As a news site in the Supercross and Motocross industry, there is no worse feeling than when talking about the death of a youngster in our sport. This week, Tyler Hoeft took a hard crash at the 2015 JS7 Freestone Spring Championship, and while Tyler did what all motocrossers do—fight until the end—we lost him yesterday. First, our heart and deepest sympathies go out to Tyler’s friends, family and all the people affected by the loss of Tyler. I was never lucky enough to meet him, but by all accounts, we lost another great young man.
After word got around yesterday that Tyler had finally succumbed to his injuries, a true living legend put himself way out there to speak about the state of our sport. It’s never easy, and some might think now is not the time, but Kevin Windham felt strong enough about it to put out a statement from his @kdub_14 account on Instagram.
Check out what Kevin Windham had to say below:
We lose another one and we all say RIP @tylerhoeft_. I feel for the family so much being I just went through it with my dear friend @cb887. We all know that this tragedy is the last one until the next one. I appreciate how difficult it is to find the reasons why this happens and that life is not a guarantee, but IMO the numbers are rising with catastrophic injuries in our sport. Something has to be done. We will never have cages, or safer barrier’s, but let’s not pretend that our sport can’t be tons safer with the same entertainment level. It truly concerns me so much that I’m thankful my son doesn’t want to race at this point of his life. That’s a hard statement to make when talking about a sport that you love and has given me so much!! I just hate losing people and truly feel we can do something! Tyler’s wreck was on a 250 I believe. Would it have happened on a 200cc? A 175? A 150? You get my point. Anybody remember @wilhahn_ Crash from A1? The bikes are so strong that it takes so much to stay on them that when they don’t go for whatever reason, the rider is over the bars and yard darts him/herself to the ground. I never get on the soap box, but I hate thinking that in 2015, this industry will have another fatality. Anyone agree or have ideas? I’m retired and have nothing to do. I would love to lead the charge. My heart to Tyler, his parents and brother Justin who is so close to his pro career.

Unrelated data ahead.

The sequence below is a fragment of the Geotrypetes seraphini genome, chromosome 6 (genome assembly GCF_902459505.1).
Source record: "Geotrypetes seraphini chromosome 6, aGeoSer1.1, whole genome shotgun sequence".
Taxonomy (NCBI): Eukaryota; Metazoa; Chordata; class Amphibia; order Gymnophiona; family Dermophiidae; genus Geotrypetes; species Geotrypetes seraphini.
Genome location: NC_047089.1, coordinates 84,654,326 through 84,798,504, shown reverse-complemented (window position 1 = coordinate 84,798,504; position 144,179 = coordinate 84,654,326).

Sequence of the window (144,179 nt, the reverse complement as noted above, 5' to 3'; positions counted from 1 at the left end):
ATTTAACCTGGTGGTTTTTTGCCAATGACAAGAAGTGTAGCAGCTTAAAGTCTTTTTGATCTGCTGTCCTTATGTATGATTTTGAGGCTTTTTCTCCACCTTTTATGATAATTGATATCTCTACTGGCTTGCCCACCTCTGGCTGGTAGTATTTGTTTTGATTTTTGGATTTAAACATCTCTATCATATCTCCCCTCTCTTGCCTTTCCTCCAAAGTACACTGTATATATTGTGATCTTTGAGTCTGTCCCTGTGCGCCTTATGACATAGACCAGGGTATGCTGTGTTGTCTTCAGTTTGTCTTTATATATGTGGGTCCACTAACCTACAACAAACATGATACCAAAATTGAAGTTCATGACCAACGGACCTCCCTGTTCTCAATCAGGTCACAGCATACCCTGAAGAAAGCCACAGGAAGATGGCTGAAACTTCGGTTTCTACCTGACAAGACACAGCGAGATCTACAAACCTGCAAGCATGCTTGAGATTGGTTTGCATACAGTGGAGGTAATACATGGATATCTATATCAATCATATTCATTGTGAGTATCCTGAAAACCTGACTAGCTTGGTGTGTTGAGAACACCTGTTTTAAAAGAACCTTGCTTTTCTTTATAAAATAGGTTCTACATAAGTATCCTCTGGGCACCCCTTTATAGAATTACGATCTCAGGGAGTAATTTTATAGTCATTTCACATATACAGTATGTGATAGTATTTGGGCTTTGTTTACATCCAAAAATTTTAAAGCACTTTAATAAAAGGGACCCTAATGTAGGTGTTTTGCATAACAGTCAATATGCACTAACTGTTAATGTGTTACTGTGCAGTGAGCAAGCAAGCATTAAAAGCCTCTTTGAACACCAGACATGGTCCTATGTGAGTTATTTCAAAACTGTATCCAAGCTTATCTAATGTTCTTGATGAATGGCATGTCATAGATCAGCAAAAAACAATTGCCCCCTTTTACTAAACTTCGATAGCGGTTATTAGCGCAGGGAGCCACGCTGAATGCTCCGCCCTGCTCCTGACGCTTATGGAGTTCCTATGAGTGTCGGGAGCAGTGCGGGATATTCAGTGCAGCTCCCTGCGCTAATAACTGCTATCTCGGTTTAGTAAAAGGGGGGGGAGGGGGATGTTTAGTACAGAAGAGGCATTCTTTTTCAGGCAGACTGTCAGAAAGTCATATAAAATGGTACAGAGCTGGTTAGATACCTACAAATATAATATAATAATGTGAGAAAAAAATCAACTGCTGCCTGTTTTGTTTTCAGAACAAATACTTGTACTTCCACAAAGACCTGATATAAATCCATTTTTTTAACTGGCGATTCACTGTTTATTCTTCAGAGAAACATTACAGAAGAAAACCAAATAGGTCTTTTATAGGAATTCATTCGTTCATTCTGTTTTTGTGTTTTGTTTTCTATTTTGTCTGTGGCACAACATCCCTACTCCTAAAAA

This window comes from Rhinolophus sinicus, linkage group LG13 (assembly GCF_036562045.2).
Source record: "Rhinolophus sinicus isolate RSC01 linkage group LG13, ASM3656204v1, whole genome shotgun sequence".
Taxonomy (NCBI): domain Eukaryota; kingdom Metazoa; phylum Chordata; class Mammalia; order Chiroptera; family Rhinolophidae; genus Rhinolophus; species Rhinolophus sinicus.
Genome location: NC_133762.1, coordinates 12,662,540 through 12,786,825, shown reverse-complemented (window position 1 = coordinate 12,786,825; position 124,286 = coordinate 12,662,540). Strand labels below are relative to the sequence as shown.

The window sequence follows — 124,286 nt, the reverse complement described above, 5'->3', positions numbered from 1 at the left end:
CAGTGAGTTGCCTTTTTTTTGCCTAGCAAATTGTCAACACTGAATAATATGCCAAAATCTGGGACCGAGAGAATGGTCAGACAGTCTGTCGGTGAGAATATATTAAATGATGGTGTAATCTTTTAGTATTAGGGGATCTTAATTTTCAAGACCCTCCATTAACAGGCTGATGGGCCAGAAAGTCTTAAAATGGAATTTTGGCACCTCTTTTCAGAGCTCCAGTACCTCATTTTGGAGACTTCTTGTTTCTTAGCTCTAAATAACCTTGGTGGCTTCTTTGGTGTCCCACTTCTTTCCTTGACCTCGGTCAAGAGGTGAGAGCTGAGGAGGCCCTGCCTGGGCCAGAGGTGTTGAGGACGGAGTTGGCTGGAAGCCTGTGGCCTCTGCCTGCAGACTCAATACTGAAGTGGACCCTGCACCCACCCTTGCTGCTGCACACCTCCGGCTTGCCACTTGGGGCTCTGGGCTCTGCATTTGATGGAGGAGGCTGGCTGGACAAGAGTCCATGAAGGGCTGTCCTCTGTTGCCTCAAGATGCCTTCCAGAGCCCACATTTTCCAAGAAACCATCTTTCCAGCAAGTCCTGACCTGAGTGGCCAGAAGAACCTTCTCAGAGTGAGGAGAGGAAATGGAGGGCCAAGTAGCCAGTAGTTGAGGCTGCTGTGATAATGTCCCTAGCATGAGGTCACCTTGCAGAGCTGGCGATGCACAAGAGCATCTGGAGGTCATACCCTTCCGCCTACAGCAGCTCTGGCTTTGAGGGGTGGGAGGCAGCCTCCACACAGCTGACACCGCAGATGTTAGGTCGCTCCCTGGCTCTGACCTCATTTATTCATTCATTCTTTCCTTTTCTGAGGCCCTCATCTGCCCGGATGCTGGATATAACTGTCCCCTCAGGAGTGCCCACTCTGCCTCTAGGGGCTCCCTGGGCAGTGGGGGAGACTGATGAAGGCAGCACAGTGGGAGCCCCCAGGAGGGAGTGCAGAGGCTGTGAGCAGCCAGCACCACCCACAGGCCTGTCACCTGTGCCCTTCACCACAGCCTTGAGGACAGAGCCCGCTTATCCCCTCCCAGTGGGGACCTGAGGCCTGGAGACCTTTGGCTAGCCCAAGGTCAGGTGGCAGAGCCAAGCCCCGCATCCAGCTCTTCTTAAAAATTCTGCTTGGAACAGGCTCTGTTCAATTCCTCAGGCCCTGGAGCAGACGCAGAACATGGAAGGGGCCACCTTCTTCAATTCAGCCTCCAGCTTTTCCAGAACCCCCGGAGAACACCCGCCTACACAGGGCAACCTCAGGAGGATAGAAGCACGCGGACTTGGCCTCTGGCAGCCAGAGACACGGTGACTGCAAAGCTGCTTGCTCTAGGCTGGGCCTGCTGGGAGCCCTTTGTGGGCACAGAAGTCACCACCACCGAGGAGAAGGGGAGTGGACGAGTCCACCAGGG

Agree or disagree, the power and size of the bikes we are putting the next generation of kids on needs to be brought to question, and hopefully this latest loss and K’dub speaking out can at least get a conversation going with those that make these decisions. This sport that we grew up on, love and are trying to grow will never be safe, but like K’dub said, “Let’s not pretend that our sport can’t be tons safer.” RIP Tyler Hoeft, you will be missed!